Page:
By fixing, cleaning and maintaining a home while it’s warm and dry is like shopping for winter holidays in July. It pays to get it done early — before bad weather can cause emergencies.
Giving a home extra attention when the weather is good can help homeowners
avoid emergencies — like a waterfall in the basement — months later, says Dan
DiClerico, a home expert for a national online home renovation website. From
his decades of working in the home-repair industry, DiClerico knows homeowners
should always be planning ahead.
“I compare it to Christmas shopping in July,” DiClerico says: getting it done ahead of time is a good idea.
If the gutter system — including gutter guards, downspouts and gutter extensions — is working properly, water will flow through and out at least five feet away from the house, DiClerico says.
Start with a visual inspection of the whole system and look for these signs of wear or damage, suggests Kevin Chang, cofounder of a San Francisco Bay Area company that provides year-round home maintenance to roughly 200 homes.
· Signs of ground erosion. If the grass has washed away beneath the roof edge, for example, it may indicate that water is splashing down because the gutter system isn’t effective.
· Leaves, twigs and other debris in the gutters.
· Spray water onto the roof to make sure it funnels into the gutter and downspouts. Overflows or slow flow could be signs of obstruction.
Make repairs as needed and clear out debris. (Professional cleaning costs roughly $150, but pricing will vary depending on location and other factors.) Even with gutter guards, debris, silt, mud and mold can still build up, and Chang recommends a thorough cleaning every five years.
Summer is a good time for homeowners to inspect roofs, inside and outside, to help avoid emergency repairs later. Roofs are generally low maintenance, DiClerico says, but when they need repairs, he recommends calling a professional. DiClerico says binoculars can help homeowners do a visual inspection from ground level, before heading into the attic, and he recommends paying attention to these common signs of roof problems.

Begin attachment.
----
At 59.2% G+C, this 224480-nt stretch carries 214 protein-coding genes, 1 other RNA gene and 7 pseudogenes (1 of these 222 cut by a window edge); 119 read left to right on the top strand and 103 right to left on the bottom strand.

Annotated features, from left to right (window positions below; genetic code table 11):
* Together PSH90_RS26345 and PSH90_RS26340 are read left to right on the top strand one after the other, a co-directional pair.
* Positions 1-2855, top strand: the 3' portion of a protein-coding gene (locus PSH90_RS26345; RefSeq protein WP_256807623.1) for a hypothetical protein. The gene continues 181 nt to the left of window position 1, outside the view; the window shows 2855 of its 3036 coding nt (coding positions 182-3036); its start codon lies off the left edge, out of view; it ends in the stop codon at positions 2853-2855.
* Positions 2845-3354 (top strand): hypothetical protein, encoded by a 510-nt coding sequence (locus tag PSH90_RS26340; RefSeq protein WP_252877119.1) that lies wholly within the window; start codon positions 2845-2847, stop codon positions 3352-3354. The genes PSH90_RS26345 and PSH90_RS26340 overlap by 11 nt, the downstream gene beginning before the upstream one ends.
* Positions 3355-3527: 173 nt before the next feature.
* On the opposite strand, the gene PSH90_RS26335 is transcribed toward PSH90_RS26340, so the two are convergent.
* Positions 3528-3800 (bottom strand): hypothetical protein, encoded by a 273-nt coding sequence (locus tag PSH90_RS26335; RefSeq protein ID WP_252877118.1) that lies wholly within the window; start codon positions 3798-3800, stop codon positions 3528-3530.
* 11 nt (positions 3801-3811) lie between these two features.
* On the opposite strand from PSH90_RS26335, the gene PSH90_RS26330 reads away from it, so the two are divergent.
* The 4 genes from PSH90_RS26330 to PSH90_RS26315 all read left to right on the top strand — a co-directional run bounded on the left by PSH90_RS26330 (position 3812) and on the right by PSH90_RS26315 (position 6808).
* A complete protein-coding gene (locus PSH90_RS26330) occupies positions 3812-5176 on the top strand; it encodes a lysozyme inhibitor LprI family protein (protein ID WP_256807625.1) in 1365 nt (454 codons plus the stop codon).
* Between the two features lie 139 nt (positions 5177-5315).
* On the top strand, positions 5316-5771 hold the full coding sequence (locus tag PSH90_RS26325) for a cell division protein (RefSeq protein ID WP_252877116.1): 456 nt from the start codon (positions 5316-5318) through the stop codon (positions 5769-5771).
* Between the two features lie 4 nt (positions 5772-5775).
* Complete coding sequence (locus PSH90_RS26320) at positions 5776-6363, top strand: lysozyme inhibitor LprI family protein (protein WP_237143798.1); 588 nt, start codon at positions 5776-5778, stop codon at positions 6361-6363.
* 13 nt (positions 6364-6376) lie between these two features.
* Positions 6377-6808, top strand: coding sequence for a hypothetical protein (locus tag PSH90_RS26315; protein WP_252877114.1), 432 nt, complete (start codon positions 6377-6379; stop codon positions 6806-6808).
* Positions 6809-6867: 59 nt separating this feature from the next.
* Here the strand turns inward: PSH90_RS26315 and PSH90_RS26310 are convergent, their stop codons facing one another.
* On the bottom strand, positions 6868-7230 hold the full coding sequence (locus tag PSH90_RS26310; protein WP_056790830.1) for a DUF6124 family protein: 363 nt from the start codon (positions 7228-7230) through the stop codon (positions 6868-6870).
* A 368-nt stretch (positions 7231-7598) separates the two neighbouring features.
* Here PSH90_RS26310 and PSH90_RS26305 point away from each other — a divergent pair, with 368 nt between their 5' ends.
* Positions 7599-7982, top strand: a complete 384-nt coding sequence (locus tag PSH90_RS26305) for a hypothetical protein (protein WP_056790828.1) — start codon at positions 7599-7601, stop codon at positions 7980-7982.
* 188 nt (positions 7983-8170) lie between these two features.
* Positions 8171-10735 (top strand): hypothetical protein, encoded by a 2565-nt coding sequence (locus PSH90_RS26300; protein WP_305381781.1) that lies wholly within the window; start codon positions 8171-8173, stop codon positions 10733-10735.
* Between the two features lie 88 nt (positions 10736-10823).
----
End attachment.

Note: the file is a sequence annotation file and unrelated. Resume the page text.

· Missing or loose shingles
· Seams where two sections come together, and to flashing, seals around windows, chimneys and other openings.
Inside, check for missing insulation in the attic, and signs of moisture like discoloration or mold in the attic or on ceilings, which could indicate the roof is not watertight.
Every year, DiClerico hears stories of decks collapsing during the year’s first big cookout. Although most people are gathering in smaller groups this summer, he recommends a thorough annual deck inspection, regardless of how much it is used.
· Inspect the deck for mold, mildew, popped screws and loose boards. Pay close attention to the place where the deck meets the house, the railings and the stairs.
· Jump around and give railings a firm shake. Any softness and wobbling could be signs that the deck needs repairs.
· Scrub the deck with soapy water once per year.
· Clear sealants often need to be applied annually; opaque solid stains may only need to be applied every three to five years. Semi-transparent stains should be reapplied every two or three years, DiClerico says. How do you tell if it’s time to reseal the deck? DiClerico suggests sprinkling water on the boards. If it beads up, it’s good; if it soaks in, time to reseal.
A strong coat of paint can be good protection against winter leaks. But too much heat makes it hard for new paint to cure, so exterior paint projects are best done at the beginning or end of the summer, when temperatures and humidity are lower, says DiClierico. His additional painting recommendations:
· The ideal temperature for painting outside is between 50 and 90 degrees.
· Don’t skimp on sanding, scraping, filling and other prep work. They’re the key to a paint job that lasts.
· A good paint job should last 10 years.
If you’re not painting, wash the outside of the house with soapy water and a sturdy bristle brush, he advises. Use a pressure washer sparingly; in DiClerico’s opinion the gentler option is preferable. Pressure washing a roof can damage shingles, he warns. A spray-on roof cleaner will take care of mold or mildew.
· Vinegar, water and clean, lint-free cloths are all that’s needed to wash off winter grime, says Chang. He recommends starting with the frame, where the most dirt accumulates, and using a foam paint brush to clear hard-to-reach window tracks.
· Take down screens (keep track of where they belong), spray them gently and lightly brush with soapy water. Rinse, air dry and rehang. Small tears can be fixed with clear nail polish. <
This article was brought to you courtesy of Farmers Insurance agent, Jonathan Priest, with an office at 57 Tandberg Trail, Suite 7, Windham. Call him at